“That’s okay mom,” you say to me, patting me on the shoulder. “You’re just a little tired. You’ll figure it out after you think about it a while.”
I wear a meteorite on a necklace that you gave me for Valentine’s Day. It’s the ultimate reminder of my boy and his infinite love for the universe. You laugh when I interrogate it about what part of the galaxy it is from.
“It can’t be that far,” you tell me. “It has to be from this solar system. But who knows? Maybe as far as the Kuiper belt.”
You’ve always been kind-hearted. And lately it feels like kindness has become not only something you do, but something you have come to believe in. One day after school, you told me that a friend of yours had been crying, so you crouched down next to him and put your hand on his back. A teacher saw this and said “you are a very kind person, Declan.” You couldn’t wait to tell me that an adult had called you kind. It made you glow with pride.
Sometimes friends of mine see how often you smile in pictures and ask me “is he ever unhappy?” And certainly, you can be, and I try to give you the room to be, because unhappiness is an important thing to feel sometimes. But it is surprisingly rare for you. You’re so excited about the experience of being alive.
You love babies. You smile your face off whenever you’re around one. You touch them gently on the feet and look them in the eyes to make them laugh. You also love dogs. Sometimes you lie down next to Arrow to see things from his perspective. You think about what it must be like to be him.
Anyone who knows you and me knows that you are the love of my life. And for the time being, I am still yours. I’ve done a lot of crying in the past few months because I miss people who have died. You wipe the tears off of my face as you let me tell you something about why I loved whomever I am missing. Then you hug me so tight that it’s hard for me to stay sad. When I think about what a loving, perceptive son I have, all I can feel is grateful.
We talked in the car one night this spring, about all of the feelings that grief can bring, how those feelings aren’t always the most obvious ones.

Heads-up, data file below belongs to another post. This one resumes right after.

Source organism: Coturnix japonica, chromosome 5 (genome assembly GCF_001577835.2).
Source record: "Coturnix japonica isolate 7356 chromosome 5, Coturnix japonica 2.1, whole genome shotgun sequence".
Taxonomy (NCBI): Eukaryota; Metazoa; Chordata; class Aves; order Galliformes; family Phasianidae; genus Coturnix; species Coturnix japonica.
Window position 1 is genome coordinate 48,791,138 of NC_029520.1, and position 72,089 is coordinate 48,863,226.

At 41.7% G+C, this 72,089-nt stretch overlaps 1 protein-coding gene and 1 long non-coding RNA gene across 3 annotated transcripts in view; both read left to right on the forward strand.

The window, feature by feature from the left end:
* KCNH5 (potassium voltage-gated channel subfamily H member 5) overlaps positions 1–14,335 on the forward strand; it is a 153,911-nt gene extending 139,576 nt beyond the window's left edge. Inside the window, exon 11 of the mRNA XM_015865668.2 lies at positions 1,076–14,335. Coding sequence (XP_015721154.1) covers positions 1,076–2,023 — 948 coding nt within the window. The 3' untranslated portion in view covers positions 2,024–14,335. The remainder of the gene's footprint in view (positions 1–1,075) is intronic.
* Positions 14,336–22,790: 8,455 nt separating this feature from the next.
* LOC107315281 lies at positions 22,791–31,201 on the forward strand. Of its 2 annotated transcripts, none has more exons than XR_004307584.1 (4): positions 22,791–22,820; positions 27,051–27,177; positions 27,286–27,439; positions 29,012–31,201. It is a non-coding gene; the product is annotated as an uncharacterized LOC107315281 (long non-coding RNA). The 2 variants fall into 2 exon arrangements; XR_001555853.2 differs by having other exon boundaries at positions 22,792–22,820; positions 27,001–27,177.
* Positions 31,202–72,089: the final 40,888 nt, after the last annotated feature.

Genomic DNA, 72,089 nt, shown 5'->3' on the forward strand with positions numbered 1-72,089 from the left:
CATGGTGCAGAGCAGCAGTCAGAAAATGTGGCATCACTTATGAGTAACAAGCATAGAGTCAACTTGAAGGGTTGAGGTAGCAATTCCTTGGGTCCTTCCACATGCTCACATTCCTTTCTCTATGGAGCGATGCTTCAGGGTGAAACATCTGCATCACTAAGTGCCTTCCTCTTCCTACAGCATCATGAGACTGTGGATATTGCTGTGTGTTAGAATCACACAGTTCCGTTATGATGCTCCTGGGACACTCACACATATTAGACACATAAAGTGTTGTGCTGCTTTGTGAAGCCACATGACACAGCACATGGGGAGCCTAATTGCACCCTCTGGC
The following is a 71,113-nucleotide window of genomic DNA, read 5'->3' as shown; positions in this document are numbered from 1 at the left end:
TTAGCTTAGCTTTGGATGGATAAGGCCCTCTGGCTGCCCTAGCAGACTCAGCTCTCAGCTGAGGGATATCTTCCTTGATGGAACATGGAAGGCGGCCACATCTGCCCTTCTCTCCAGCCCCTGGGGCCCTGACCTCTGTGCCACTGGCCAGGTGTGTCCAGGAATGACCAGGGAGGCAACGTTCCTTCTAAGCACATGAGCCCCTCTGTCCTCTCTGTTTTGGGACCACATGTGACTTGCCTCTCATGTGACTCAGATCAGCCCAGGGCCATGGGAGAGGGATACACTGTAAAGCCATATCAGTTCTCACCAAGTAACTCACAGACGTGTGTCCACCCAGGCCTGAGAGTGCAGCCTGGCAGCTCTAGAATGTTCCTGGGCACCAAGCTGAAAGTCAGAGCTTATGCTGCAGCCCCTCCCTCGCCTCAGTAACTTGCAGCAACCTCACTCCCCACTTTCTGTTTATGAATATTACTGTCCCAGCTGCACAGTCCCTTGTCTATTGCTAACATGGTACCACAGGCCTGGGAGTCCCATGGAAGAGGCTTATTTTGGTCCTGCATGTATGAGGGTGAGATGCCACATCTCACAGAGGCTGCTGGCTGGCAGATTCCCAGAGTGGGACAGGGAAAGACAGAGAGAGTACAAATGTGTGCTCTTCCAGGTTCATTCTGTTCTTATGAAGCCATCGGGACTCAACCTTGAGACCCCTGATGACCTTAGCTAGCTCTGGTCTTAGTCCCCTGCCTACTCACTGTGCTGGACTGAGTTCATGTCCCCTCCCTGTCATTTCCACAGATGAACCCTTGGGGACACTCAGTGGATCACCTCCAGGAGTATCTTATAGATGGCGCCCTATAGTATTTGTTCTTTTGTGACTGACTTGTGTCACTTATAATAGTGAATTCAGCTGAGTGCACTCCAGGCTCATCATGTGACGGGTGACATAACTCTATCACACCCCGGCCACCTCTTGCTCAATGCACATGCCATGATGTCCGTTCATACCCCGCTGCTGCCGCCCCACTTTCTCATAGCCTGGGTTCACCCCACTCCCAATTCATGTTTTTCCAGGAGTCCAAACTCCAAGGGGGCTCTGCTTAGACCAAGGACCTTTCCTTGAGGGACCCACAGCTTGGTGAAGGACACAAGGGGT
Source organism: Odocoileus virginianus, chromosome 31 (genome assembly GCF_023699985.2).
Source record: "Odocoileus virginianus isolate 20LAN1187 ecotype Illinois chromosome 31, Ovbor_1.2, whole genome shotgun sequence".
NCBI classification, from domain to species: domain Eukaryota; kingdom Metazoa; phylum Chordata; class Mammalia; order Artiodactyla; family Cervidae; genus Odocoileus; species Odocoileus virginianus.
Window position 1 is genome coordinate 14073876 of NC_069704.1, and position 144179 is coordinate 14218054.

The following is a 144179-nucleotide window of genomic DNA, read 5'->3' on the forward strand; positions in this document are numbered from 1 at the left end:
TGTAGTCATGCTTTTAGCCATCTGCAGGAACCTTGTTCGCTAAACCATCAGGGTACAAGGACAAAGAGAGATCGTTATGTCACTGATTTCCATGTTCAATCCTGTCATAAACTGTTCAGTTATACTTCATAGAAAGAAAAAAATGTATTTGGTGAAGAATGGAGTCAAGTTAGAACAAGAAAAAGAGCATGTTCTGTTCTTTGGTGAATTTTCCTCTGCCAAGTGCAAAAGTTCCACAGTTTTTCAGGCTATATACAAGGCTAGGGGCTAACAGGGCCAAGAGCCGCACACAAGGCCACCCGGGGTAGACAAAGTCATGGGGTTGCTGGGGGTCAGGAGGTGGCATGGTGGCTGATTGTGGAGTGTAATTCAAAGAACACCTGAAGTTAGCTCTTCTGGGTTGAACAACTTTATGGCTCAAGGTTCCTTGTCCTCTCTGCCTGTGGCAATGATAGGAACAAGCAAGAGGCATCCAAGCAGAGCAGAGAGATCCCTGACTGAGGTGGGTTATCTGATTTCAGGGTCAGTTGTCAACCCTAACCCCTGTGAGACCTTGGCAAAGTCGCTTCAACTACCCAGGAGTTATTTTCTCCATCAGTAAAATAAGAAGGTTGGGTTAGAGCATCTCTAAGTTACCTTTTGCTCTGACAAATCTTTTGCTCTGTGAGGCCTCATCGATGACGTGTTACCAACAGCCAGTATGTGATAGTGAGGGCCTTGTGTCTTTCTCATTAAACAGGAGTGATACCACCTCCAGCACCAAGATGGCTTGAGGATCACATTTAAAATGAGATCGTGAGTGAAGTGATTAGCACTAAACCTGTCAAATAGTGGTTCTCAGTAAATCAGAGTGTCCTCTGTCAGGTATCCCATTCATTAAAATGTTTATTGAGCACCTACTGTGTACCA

“I know mom,” you told me from the back seat. “Anger can mask sadness.”
The last time you saw your nanny alive in March, you held her hand and her gaze so sweetly. “Good lookin’,” she said to you, examining your face. “You have beautiful blue eyes.”
When I was your age, I remember being irrationally afraid that my grandmother’s broken wrist might be contagious. You, not yet seven, knew more than a lot of adults about what death really looks like, and you stood there holding your nanny’s hand. I would have given you the space to be afraid. But you knew that she was dying and you stood there, smiling calmly and gently at her for minutes and minutes at a time, giving her such comfort and joy.
I hope that I can become more like you.
At the funeral, you wiped the tears off of your daddy’s face. And mine. You got to hug your beautiful half-sister for the very first time. You were surrounded by people who loved you. You were completely overwhelmed. Especially by the thought of a boy losing his mother, like your daddy and his brothers just did. That night you hugged me so hard I thought you might bruise my neck and you whispered I just can’t imagine not having you, mom.
A few mornings later, we walked into your classroom. A small rainbow was reflected on the ground. You scooped up the colorful light with your hands and rubbed it all over my face.
“Is that for good luck?” I asked.
“No, it’s to keep you safe,” you told me.
Declan, I am so far inside of your heart, it’s a wonder that you don’t hear my voice every time that it beats. I don’t take credit for your intelligence or your kindness – you arrived here with those things. But I see how loved you feel, how confident and secure you are, how much room you have to become yourself, and I know that I have something to do with that, which makes me proud.
It makes me cry, too. Really good tears. Big happiness is also important to feel sometimes. And you’ve given me a lot of that.
I woke up this morning and wrapped you up in my arms and said “happy birthday my sweet boy! You are seven!”
“I know. It’s so exciting,” you told me.
(Insert our secret greeting/goodbye here, including one kiss on your hand that goes to infinity.)
At the beginning of the year, I made the aspiration to read fewer Buddhist and self-help books. I bought and started Just Kids by Patti Smith, but I didn’t get very far. Life-changing things just kept happening. I needed my little daily meditations and other methods of head-clearing. I lacked the focus for much else. So I decided to wait on the story of Patti Smith and Robert Mapplethorpe until I could give it my full attention.
I’ve just been to a Catholic funeral mass for the woman who has been my mother-in-law for over 11 years. It brought up all of the sad feelings I’ve come to anticipate as well as some fragile new hope that I didn’t. Death, a dear friend said to me a few months ago, “can be so generous sometimes.”